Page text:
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  • Bilinguals use inter-language transfer to deal with dyslexia Español

    Bilingual people

    SINC | June 11 2018 09:30

    Dyslexic children learning both a language that is pronounced as written -like Spanish- and a second language in which the same letter can have several sounds -such as English- are less affected by this alteration when reading or writing in the latter language. The authors of the Basque research centre BCBL warn that this is less a cure than a reduction of some of the symptoms.

  • The entrepreneur who will put odour pollution on the map Español

    Ana Hernando | June 05 2018 08:00

    The unpleasant odours generated by factories, livestock farms and landfills are warning signs of serious environmental problems. However, this type of pollution is largely forgotten by legislations. The chemical engineer Rosa Arias has decided to change this and has developed an app with which citizens can register the effluvia of their environment. Also, she is the leader of an European projec...

  • How to achieve a peaceful coexistence between wolves and humans Español

    Adeline Marcos | Uppsala | May 31 2018 08:00

    The persecution of wolves in order to remove them from human settlements has culminated in their near-disappearance in numerous European countries, like Spain and Sweden. Following a recovery of the species, a team of scientists has determined what geographic areas in the Scandinavian country would be most suitable for a redistribution of the specie’s range, in the interests of increasing the s...

  • Wormhole echoes that may revolutionize Astrophysics Español

    SINC | May 29 2018 08:30

    The scientific collaborations LIGO and Virgo have detected gravitational waves from the fusion of two black holes, inaugurating a new era in the study of the cosmos. But what if those ripples of space-time had not produced by black holes, but by other exotic objects? A team of European physicists offer an alternative: wormholes, which can be traversed to appear in another universe.

  • A genetic algorithm predicts the vertical growth of cities Español

    SINC | May 23 2018 08:08

    The increase of skyscrapers in a city resembles the development of some living systems. Spanish researchers have created an evolutionary genetic algorithm that, on the basis of the historical and economic data of an urban area, can predict what its skyline could look like in the coming years. The method has been applied successfully to the thriving Minato Ward, in Tokyo.

  • How to introduce graphene into our bodies without causing rejection Español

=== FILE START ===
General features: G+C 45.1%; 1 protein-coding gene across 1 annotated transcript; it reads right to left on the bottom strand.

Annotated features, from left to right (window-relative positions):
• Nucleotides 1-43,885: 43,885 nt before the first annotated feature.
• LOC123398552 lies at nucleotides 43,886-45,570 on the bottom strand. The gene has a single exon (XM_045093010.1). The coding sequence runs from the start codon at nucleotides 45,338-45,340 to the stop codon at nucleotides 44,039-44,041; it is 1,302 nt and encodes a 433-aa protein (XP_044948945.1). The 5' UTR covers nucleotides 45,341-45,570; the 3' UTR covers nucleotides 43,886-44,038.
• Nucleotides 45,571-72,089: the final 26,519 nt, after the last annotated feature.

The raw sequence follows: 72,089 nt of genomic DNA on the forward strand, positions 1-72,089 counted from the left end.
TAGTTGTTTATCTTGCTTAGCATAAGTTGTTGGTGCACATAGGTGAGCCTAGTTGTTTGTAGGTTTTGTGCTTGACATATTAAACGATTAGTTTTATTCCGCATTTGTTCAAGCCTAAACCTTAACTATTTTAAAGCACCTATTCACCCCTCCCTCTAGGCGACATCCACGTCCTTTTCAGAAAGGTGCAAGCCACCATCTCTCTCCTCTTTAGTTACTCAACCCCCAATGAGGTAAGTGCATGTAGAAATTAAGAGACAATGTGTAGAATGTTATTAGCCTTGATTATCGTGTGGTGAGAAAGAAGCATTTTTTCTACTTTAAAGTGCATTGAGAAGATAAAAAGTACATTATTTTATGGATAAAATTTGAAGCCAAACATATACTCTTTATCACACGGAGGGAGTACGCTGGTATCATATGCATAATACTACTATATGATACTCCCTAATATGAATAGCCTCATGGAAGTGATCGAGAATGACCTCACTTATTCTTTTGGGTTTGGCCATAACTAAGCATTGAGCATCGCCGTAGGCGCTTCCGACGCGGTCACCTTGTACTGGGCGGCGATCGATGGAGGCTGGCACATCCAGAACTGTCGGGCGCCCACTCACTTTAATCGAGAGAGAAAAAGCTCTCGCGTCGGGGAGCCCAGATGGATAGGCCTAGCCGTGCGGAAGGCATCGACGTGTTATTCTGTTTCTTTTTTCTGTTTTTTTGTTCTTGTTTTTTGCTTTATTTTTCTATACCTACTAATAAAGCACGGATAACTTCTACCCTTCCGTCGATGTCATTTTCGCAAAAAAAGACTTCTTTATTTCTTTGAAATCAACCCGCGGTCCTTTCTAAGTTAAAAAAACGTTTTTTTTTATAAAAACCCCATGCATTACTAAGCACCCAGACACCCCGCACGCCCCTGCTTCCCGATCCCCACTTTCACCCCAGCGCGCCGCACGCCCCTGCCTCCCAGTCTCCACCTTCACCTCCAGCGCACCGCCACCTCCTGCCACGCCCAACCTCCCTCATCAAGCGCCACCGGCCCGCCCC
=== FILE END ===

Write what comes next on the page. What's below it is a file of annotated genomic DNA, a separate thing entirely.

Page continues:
SINC | May 16 2018 10:49

    The many applications of graphene nanomaterials also include those in the field of medicine, from cancer therapies to tissue engineering and gene transfer. The main barrier that tools manufactured with these materials will have to overcome is the reaction of the immune system. Now European researchers have analyzed how our defences act in the presence of graphene oxide, the oxidised form of gra...

  • Why are the elderly increasingly more inclined to live alone? Español

    Eva Rodriguez Nieto | May 15 2018 08:00

    For decades, the elderly in Spain have shown a preference for living at home, either alone or with their partners, instead of sharing a home with relatives of other generations. A study by the University of Granada delves into the reasons for this trend.

  • Levers and zippers in the cell’s 'customs' Español

    SINC | May 14 2018 08:00

    The passage of ions through the cell membrane is controlled by ion channels, which are protein complexes that regulate vital processes, such as the heartbeat, as well as being the target towards which many drugs are directed. Now a study by the University of Wisconsin, led by a Spanish researcher, presents a novel model to explain how the pores of these channels open and close.

  • Continuous consumption of pangasius exposes to dangerous mercury levels Español

    Adeline Marcos | May 02 2018 09:00

    The pangasius, originally from Vietnam, is one of the most consumed fish in the world for its low cost, mild flavor and fillet presentation without skin or thorns. It is especially requested in school canteens and senior centers. But the toxicological evaluation carried out by a team of Spanish scientists now shows that the mercury content in some samples exceeds all limits, so the consumption...

  • A classifier of frog calls for fighting against climate change Español

    SINC | April 30 2018 08:00

    The sounds of amphibians are altered by the increase in ambient temperature, a phenomenon that, in addition to interfering with reproductive behaviour, serves as an indicator of global warming. Researchers at the University of Seville have resorted to artificial intelligence to create an automatic classifier of the thousands of frog and toad sounds that can be recorded in a natural environment.